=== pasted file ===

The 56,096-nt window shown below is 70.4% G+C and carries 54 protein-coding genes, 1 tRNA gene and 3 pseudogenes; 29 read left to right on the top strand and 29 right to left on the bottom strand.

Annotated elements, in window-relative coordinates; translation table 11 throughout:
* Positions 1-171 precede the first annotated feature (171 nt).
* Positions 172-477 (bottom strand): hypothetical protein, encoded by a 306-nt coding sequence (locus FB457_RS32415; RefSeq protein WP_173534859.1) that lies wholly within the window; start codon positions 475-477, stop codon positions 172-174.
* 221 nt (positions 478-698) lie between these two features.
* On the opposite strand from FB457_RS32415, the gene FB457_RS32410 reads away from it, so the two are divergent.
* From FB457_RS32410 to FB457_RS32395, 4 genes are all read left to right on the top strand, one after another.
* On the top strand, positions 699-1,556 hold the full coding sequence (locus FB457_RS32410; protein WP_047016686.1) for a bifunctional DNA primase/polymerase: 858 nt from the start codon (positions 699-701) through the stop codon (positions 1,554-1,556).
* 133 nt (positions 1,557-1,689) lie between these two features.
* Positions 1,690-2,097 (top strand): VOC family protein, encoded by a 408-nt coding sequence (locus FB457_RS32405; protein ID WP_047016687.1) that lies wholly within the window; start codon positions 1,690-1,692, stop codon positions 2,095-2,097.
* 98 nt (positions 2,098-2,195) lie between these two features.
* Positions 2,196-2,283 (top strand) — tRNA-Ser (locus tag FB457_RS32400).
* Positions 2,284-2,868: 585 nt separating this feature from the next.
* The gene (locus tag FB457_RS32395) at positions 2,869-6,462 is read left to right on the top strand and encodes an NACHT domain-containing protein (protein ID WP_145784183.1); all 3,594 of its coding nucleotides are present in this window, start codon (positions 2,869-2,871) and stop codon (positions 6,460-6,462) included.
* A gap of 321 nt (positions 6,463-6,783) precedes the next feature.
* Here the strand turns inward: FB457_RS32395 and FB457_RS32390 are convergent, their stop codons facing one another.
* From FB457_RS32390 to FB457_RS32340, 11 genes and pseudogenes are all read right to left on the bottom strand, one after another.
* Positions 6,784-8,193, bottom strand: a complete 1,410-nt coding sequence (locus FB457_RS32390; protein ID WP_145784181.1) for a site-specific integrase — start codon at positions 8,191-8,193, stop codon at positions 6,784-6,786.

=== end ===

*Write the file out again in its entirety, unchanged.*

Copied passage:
The 56,096-nt window shown below is 70.4% G+C and carries 54 protein-coding genes, 1 tRNA gene and 3 pseudogenes; 29 read left to right on the top strand and 29 right to left on the bottom strand.

Annotated elements, in window-relative coordinates; translation table 11 throughout:
* Positions 1-171 precede the first annotated feature (171 nt).
* Positions 172-477 (bottom strand): hypothetical protein, encoded by a 306-nt coding sequence (locus FB457_RS32415; RefSeq protein WP_173534859.1) that lies wholly within the window; start codon positions 475-477, stop codon positions 172-174.
* 221 nt (positions 478-698) lie between these two features.
* On the opposite strand from FB457_RS32415, the gene FB457_RS32410 reads away from it, so the two are divergent.
* From FB457_RS32410 to FB457_RS32395, 4 genes are all read left to right on the top strand, one after another.
* On the top strand, positions 699-1,556 hold the full coding sequence (locus FB457_RS32410; protein WP_047016686.1) for a bifunctional DNA primase/polymerase: 858 nt from the start codon (positions 699-701) through the stop codon (positions 1,554-1,556).
* 133 nt (positions 1,557-1,689) lie between these two features.
* Positions 1,690-2,097 (top strand): VOC family protein, encoded by a 408-nt coding sequence (locus FB457_RS32405; protein ID WP_047016687.1) that lies wholly within the window; start codon positions 1,690-1,692, stop codon positions 2,095-2,097.
* 98 nt (positions 2,098-2,195) lie between these two features.
* Positions 2,196-2,283 (top strand) — tRNA-Ser (locus tag FB457_RS32400).
* Positions 2,284-2,868: 585 nt separating this feature from the next.
* The gene (locus tag FB457_RS32395) at positions 2,869-6,462 is read left to right on the top strand and encodes an NACHT domain-containing protein (protein ID WP_145784183.1); all 3,594 of its coding nucleotides are present in this window, start codon (positions 2,869-2,871) and stop codon (positions 6,460-6,462) included.
* A gap of 321 nt (positions 6,463-6,783) precedes the next feature.
* Here the strand turns inward: FB457_RS32395 and FB457_RS32390 are convergent, their stop codons facing one another.
* From FB457_RS32390 to FB457_RS32340, 11 genes and pseudogenes are all read right to left on the bottom strand, one after another.
* Positions 6,784-8,193, bottom strand: a complete 1,410-nt coding sequence (locus FB457_RS32390; protein ID WP_145784181.1) for a site-specific integrase — start codon at positions 8,191-8,193, stop codon at positions 6,784-6,786.